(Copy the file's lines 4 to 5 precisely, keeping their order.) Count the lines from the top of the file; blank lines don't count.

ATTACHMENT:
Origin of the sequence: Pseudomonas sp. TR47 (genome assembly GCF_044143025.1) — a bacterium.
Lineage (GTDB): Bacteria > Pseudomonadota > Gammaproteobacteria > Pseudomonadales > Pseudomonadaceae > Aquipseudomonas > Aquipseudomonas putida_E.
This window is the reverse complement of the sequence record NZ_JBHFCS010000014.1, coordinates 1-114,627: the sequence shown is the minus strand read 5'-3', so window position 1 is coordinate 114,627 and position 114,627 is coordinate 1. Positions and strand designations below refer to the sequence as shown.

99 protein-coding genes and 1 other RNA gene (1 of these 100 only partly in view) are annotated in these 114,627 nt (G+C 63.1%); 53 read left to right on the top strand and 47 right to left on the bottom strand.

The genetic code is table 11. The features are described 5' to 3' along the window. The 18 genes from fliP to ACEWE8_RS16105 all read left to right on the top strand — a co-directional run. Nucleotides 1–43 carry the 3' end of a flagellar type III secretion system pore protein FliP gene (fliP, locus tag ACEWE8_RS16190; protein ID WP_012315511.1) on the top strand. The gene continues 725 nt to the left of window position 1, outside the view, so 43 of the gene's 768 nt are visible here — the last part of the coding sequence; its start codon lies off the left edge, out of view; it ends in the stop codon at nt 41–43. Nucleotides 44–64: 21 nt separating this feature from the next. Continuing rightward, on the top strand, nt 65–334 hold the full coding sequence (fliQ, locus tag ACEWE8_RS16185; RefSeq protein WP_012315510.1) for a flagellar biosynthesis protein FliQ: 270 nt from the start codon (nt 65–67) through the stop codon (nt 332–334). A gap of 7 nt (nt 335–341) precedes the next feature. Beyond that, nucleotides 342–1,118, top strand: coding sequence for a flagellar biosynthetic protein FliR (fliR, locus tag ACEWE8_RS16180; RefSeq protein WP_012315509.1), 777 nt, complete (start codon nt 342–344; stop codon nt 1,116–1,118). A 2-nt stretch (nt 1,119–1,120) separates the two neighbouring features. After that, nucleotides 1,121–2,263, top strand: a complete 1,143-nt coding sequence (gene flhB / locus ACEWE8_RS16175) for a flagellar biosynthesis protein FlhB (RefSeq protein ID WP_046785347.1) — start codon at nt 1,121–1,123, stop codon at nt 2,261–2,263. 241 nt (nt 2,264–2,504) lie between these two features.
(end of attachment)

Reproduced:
99 protein-coding genes and 1 other RNA gene (1 of these 100 only partly in view) are annotated in these 114,627 nt (G+C 63.1%); 53 read left to right on the top strand and 47 right to left on the bottom strand.

The genetic code is table 11. The features are described 5' to 3' along the window. The 18 genes from fliP to ACEWE8_RS16105 all read left to right on the top strand — a co-directional run. Nucleotides 1–43 carry the 3' end of a flagellar type III secretion system pore protein FliP gene (fliP, locus tag ACEWE8_RS16190; protein ID WP_012315511.1) on the top strand. The gene continues 725 nt to the left of window position 1, outside the view, so 43 of the gene's 768 nt are visible here — the last part of the coding sequence; its start codon lies off the left edge, out of view; it ends in the stop codon at nt 41–43. Nucleotides 44–64: 21 nt separating this feature from the next. Continuing rightward, on the top strand, nt 65–334 hold the full coding sequence (fliQ, locus tag ACEWE8_RS16185; RefSeq protein WP_012315510.1) for a flagellar biosynthesis protein FliQ: 270 nt from the start codon (nt 65–67) through the stop codon (nt 332–334). A gap of 7 nt (nt 335–341) precedes the next feature. Beyond that, nucleotides 342–1,118, top strand: coding sequence for a flagellar biosynthetic protein FliR (fliR, locus tag ACEWE8_RS16180; RefSeq protein WP_012315509.1), 777 nt, complete (start codon nt 342–344; stop codon nt 1,116–1,118). A 2-nt stretch (nt 1,119–1,120) separates the two neighbouring features. After that, nucleotides 1,121–2,263, top strand: a complete 1,143-nt coding sequence (gene flhB / locus ACEWE8_RS16175) for a flagellar biosynthesis protein FlhB (RefSeq protein ID WP_046785347.1) — start codon at nt 1,121–1,123, stop codon at nt 2,261–2,263. 241 nt (nt 2,264–2,504) lie between these two features.